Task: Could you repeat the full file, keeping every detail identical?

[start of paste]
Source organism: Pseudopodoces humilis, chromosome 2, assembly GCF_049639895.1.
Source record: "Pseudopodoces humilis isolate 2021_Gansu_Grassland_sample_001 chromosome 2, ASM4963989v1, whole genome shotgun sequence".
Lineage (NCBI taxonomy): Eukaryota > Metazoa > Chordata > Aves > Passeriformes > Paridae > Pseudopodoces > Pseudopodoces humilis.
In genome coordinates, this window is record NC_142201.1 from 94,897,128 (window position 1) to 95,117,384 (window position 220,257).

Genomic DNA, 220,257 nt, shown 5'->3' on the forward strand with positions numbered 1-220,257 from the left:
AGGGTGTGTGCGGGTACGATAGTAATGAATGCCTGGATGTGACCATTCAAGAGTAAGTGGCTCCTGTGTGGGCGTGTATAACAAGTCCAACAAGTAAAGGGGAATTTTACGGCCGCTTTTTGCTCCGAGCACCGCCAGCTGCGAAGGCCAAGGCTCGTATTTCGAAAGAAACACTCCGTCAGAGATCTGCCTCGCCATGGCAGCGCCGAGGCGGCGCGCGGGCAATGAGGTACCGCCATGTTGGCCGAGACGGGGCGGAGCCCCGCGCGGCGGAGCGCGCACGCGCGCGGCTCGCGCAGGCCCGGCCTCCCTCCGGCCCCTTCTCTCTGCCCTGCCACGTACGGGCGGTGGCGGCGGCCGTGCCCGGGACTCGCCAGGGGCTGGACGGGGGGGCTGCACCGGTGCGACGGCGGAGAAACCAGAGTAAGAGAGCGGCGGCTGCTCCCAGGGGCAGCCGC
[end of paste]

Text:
Source organism: Pseudopodoces humilis, chromosome 2, assembly GCF_049639895.1.
Source record: "Pseudopodoces humilis isolate 2021_Gansu_Grassland_sample_001 chromosome 2, ASM4963989v1, whole genome shotgun sequence".
Lineage (NCBI taxonomy): Eukaryota > Metazoa > Chordata > Aves > Passeriformes > Paridae > Pseudopodoces > Pseudopodoces humilis.
In genome coordinates, this window is record NC_142201.1 from 94,897,128 (window position 1) to 95,117,384 (window position 220,257).

Genomic DNA, 220,257 nt, shown 5'->3' on the forward strand with positions numbered 1-220,257 from the left:
AGGGTGTGTGCGGGTACGATAGTAATGAATGCCTGGATGTGACCATTCAAGAGTAAGTGGCTCCTGTGTGGGCGTGTATAACAAGTCCAACAAGTAAAGGGGAATTTTACGGCCGCTTTTTGCTCCGAGCACCGCCAGCTGCGAAGGCCAAGGCTCGTATTTCGAAAGAAACACTCCGTCAGAGATCTGCCTCGCCATGGCAGCGCCGAGGCGGCGCGCGGGCAATGAGGTACCGCCATGTTGGCCGAGACGGGGCGGAGCCCCGCGCGGCGGAGCGCGCACGCGCGCGGCTCGCGCAGGCCCGGCCTCCCTCCGGCCCCTTCTCTCTGCCCTGCCACGTACGGGCGGTGGCGGCGGCCGTGCCCGGGACTCGCCAGGGGCTGGACGGGGGGGCTGCACCGGTGCGACGGCGGAGAAACCAGAGTAAGAGAGCGGCGGCTGCTCCCAGGGGCAGCCGC